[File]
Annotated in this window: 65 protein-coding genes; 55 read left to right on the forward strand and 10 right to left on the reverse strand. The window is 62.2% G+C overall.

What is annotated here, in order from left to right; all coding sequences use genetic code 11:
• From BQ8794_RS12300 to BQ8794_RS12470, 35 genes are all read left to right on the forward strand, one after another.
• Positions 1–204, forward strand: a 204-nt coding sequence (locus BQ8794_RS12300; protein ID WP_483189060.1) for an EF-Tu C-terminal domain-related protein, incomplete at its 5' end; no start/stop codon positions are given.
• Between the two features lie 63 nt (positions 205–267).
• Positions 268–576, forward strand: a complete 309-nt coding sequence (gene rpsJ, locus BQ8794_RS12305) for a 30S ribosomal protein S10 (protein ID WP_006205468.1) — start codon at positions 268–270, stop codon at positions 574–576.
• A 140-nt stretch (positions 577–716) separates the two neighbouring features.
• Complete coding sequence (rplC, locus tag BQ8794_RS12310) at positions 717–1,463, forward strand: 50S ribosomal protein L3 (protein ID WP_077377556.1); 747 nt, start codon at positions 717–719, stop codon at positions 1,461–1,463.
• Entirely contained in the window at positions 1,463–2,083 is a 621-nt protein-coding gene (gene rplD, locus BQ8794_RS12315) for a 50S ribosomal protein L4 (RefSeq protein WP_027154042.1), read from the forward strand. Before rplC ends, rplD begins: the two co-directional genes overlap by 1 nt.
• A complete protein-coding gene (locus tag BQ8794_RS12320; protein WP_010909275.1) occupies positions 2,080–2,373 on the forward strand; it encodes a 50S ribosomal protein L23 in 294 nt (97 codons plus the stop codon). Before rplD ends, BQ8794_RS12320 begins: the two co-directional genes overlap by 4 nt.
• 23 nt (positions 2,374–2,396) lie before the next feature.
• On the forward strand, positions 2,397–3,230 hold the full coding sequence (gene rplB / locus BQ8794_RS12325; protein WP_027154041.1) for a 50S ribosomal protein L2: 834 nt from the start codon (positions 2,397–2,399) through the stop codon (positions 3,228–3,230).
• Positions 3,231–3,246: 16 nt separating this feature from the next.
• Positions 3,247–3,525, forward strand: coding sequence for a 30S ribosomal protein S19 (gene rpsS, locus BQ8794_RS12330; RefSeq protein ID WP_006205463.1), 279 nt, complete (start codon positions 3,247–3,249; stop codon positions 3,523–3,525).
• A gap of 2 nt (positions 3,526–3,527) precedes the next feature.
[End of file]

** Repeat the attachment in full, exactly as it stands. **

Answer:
Annotated in this window: 65 protein-coding genes; 55 read left to right on the forward strand and 10 right to left on the reverse strand. The window is 62.2% G+C overall.

What is annotated here, in order from left to right; all coding sequences use genetic code 11:
• From BQ8794_RS12300 to BQ8794_RS12470, 35 genes are all read left to right on the forward strand, one after another.
• Positions 1–204, forward strand: a 204-nt coding sequence (locus BQ8794_RS12300; protein ID WP_483189060.1) for an EF-Tu C-terminal domain-related protein, incomplete at its 5' end; no start/stop codon positions are given.
• Between the two features lie 63 nt (positions 205–267).
• Positions 268–576, forward strand: a complete 309-nt coding sequence (gene rpsJ, locus BQ8794_RS12305) for a 30S ribosomal protein S10 (protein ID WP_006205468.1) — start codon at positions 268–270, stop codon at positions 574–576.
• A 140-nt stretch (positions 577–716) separates the two neighbouring features.
• Complete coding sequence (rplC, locus tag BQ8794_RS12310) at positions 717–1,463, forward strand: 50S ribosomal protein L3 (protein ID WP_077377556.1); 747 nt, start codon at positions 717–719, stop codon at positions 1,461–1,463.
• Entirely contained in the window at positions 1,463–2,083 is a 621-nt protein-coding gene (gene rplD, locus BQ8794_RS12315) for a 50S ribosomal protein L4 (RefSeq protein WP_027154042.1), read from the forward strand. Before rplC ends, rplD begins: the two co-directional genes overlap by 1 nt.
• A complete protein-coding gene (locus tag BQ8794_RS12320; protein WP_010909275.1) occupies positions 2,080–2,373 on the forward strand; it encodes a 50S ribosomal protein L23 in 294 nt (97 codons plus the stop codon). Before rplD ends, BQ8794_RS12320 begins: the two co-directional genes overlap by 4 nt.
• 23 nt (positions 2,374–2,396) lie before the next feature.
• On the forward strand, positions 2,397–3,230 hold the full coding sequence (gene rplB / locus BQ8794_RS12325; protein WP_027154041.1) for a 50S ribosomal protein L2: 834 nt from the start codon (positions 2,397–2,399) through the stop codon (positions 3,228–3,230).
• Positions 3,231–3,246: 16 nt separating this feature from the next.
• Positions 3,247–3,525, forward strand: coding sequence for a 30S ribosomal protein S19 (gene rpsS, locus BQ8794_RS12330; RefSeq protein ID WP_006205463.1), 279 nt, complete (start codon positions 3,247–3,249; stop codon positions 3,523–3,525).
• A gap of 2 nt (positions 3,526–3,527) precedes the next feature.